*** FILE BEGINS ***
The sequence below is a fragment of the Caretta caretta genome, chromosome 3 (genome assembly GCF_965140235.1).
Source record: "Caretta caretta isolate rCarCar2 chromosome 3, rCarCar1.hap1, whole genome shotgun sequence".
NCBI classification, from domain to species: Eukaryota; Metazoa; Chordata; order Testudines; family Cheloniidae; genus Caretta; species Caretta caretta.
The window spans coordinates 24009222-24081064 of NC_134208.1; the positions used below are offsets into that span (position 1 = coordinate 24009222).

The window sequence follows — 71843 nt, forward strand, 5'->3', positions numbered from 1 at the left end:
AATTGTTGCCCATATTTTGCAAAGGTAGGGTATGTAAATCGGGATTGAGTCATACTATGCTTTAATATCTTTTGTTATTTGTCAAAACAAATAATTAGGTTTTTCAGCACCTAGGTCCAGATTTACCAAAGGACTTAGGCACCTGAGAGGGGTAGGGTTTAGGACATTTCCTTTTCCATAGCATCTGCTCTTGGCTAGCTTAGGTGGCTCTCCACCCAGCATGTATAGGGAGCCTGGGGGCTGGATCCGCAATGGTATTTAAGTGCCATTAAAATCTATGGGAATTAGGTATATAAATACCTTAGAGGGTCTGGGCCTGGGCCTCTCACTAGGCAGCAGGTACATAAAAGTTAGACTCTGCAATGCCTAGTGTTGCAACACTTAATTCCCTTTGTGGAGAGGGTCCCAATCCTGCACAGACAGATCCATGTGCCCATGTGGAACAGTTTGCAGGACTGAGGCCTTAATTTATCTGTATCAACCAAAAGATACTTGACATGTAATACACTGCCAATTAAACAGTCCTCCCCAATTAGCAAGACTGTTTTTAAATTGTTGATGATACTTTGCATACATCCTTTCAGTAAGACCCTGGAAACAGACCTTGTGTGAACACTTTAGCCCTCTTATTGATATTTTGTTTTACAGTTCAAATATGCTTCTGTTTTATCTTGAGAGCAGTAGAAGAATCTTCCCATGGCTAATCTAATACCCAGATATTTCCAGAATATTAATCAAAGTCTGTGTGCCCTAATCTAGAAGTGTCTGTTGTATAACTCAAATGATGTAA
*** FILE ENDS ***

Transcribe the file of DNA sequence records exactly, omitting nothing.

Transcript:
The sequence below is a fragment of the Caretta caretta genome, chromosome 3 (genome assembly GCF_965140235.1).
Source record: "Caretta caretta isolate rCarCar2 chromosome 3, rCarCar1.hap1, whole genome shotgun sequence".
NCBI classification, from domain to species: Eukaryota; Metazoa; Chordata; order Testudines; family Cheloniidae; genus Caretta; species Caretta caretta.
The window spans coordinates 24009222-24081064 of NC_134208.1; the positions used below are offsets into that span (position 1 = coordinate 24009222).

The window sequence follows — 71843 nt, forward strand, 5'->3', positions numbered from 1 at the left end:
AATTGTTGCCCATATTTTGCAAAGGTAGGGTATGTAAATCGGGATTGAGTCATACTATGCTTTAATATCTTTTGTTATTTGTCAAAACAAATAATTAGGTTTTTCAGCACCTAGGTCCAGATTTACCAAAGGACTTAGGCACCTGAGAGGGGTAGGGTTTAGGACATTTCCTTTTCCATAGCATCTGCTCTTGGCTAGCTTAGGTGGCTCTCCACCCAGCATGTATAGGGAGCCTGGGGGCTGGATCCGCAATGGTATTTAAGTGCCATTAAAATCTATGGGAATTAGGTATATAAATACCTTAGAGGGTCTGGGCCTGGGCCTCTCACTAGGCAGCAGGTACATAAAAGTTAGACTCTGCAATGCCTAGTGTTGCAACACTTAATTCCCTTTGTGGAGAGGGTCCCAATCCTGCACAGACAGATCCATGTGCCCATGTGGAACAGTTTGCAGGACTGAGGCCTTAATTTATCTGTATCAACCAAAAGATACTTGACATGTAATACACTGCCAATTAAACAGTCCTCCCCAATTAGCAAGACTGTTTTTAAATTGTTGATGATACTTTGCATACATCCTTTCAGTAAGACCCTGGAAACAGACCTTGTGTGAACACTTTAGCCCTCTTATTGATATTTTGTTTTACAGTTCAAATATGCTTCTGTTTTATCTTGAGAGCAGTAGAAGAATCTTCCCATGGCTAATCTAATACCCAGATATTTCCAGAATATTAATCAAAGTCTGTGTGCCCTAATCTAGAAGTGTCTGTTGTATAACTCAAATGATGTAA